The Carnegie Deli, I know it’s overrated. I know it’s a tourist trap right off Times Square, but I wanted to try it, just so I could say that I tried it.
Being by myself, I was seated at a table of strangers, which isn’t always a bad thing. In this case, I had a nice conversation with a man from Durango. However, the constant questions about “why are you taking pictures” from the couple next to me got really old, really fast.
I thought this was a pretty fair offering, but I realized that I’ve had so few egg creams that I don’t know the good from the bad. Regardless of my experience, I enjoyed the rich chocolate flavor of the Carnegie egg cream.
Outside of the mention during the original Chanukah song, if you ask anyone about the Carnegie Deli, the first thing they talk about is the huge sandwiches.
Trying to take a bite of the sandwich is a fool’s errand.
There’s no way to get your mouth around that sandwich and the toothpick is there purely for decoration. However, once I tasted the pastrami, I was thrown off by it’s odd texture. Sure it was nice and fatty, but it had an odd bite. Moving to the corned beef, that texture only worsened, the corned beef actually tasted slimy.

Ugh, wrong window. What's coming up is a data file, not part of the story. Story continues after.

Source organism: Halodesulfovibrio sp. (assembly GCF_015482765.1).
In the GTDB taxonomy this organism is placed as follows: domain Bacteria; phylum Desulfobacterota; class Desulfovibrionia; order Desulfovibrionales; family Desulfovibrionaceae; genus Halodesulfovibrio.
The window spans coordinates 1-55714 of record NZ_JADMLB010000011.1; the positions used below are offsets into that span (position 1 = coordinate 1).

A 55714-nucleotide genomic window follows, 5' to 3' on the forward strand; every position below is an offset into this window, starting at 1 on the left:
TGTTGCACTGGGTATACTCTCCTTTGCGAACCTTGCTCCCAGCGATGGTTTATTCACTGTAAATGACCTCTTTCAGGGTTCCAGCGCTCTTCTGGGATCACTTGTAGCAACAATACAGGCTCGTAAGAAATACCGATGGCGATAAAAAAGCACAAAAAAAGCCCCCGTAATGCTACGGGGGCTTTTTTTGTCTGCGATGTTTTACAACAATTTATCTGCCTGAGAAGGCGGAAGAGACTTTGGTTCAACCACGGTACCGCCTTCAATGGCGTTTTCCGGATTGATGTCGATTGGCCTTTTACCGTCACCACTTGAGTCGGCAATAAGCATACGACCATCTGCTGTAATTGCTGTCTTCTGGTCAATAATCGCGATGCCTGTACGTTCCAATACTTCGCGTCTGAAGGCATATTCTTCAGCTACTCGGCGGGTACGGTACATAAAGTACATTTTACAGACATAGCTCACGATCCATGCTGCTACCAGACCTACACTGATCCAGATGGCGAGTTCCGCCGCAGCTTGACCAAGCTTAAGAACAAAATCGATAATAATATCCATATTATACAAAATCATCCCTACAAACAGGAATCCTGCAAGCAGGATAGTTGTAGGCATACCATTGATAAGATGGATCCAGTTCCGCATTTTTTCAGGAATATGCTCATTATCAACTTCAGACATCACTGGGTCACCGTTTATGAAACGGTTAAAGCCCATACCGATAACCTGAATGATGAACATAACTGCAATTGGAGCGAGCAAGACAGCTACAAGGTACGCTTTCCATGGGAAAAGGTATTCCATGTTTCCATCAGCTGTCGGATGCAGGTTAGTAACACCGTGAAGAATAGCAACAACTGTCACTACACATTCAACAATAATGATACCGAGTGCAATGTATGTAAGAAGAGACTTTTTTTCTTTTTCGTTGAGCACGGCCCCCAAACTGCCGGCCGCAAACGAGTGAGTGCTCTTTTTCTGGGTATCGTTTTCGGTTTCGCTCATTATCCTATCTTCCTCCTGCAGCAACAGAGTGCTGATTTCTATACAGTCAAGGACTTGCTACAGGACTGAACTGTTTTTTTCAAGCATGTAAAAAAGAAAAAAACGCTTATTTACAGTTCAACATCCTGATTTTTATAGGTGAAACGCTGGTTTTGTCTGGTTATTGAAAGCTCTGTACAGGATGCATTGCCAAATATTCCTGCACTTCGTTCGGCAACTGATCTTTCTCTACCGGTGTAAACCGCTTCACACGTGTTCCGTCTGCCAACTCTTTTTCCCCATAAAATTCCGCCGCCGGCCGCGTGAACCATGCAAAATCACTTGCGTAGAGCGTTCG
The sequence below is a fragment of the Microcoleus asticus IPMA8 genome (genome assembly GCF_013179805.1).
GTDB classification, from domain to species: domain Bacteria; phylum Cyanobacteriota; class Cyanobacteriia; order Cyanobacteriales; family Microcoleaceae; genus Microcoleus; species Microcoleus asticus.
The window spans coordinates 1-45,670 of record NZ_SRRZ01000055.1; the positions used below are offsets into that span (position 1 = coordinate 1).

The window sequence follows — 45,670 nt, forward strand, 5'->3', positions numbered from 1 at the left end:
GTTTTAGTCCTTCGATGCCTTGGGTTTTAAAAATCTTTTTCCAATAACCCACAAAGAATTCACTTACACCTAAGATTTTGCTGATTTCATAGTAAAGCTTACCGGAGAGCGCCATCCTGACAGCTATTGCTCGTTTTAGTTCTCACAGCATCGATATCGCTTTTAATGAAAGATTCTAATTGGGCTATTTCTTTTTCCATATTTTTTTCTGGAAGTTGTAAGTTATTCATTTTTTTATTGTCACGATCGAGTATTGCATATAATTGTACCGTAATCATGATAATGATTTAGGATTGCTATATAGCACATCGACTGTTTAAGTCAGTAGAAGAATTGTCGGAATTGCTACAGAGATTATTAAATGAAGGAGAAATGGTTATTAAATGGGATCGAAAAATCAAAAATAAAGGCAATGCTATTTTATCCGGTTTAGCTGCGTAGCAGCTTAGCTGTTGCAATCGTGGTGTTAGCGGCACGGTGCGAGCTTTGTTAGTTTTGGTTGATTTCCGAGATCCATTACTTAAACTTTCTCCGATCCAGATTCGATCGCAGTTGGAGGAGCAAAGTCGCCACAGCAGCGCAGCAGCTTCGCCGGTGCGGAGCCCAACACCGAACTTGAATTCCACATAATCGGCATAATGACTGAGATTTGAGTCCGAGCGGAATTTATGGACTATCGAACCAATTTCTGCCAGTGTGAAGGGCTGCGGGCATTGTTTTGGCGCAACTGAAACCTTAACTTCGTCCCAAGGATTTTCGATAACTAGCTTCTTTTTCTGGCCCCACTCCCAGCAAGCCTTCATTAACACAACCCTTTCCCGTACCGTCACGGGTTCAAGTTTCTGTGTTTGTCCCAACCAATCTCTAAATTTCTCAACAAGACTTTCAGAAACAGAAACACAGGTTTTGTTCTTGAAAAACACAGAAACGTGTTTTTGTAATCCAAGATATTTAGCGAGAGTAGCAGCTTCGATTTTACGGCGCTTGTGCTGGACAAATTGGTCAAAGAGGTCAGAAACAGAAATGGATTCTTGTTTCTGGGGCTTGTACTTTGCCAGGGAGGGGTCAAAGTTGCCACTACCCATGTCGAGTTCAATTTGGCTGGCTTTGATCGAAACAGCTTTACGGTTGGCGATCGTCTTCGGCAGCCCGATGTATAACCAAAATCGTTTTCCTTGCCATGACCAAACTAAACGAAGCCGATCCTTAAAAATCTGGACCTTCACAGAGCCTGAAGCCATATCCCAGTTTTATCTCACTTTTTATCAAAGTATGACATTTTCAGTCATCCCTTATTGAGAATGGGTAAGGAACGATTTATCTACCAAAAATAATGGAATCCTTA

Unimpressed and without a fridge, I left the majority of my sandwich at the table. I really couldn’t see the attraction of the Carnegie Deli. Not only were both cuts of brisket oddly textured, the sandwich didn’t even come with mustard. Walking out, I realized I could have taken my 18 dollars, caught a cab to Houston Street, gotten a pastrami on rye from Katz and maybe have a little change. Thankfully, I can say that I’ve been to the Carnegie Deli and I have never to return.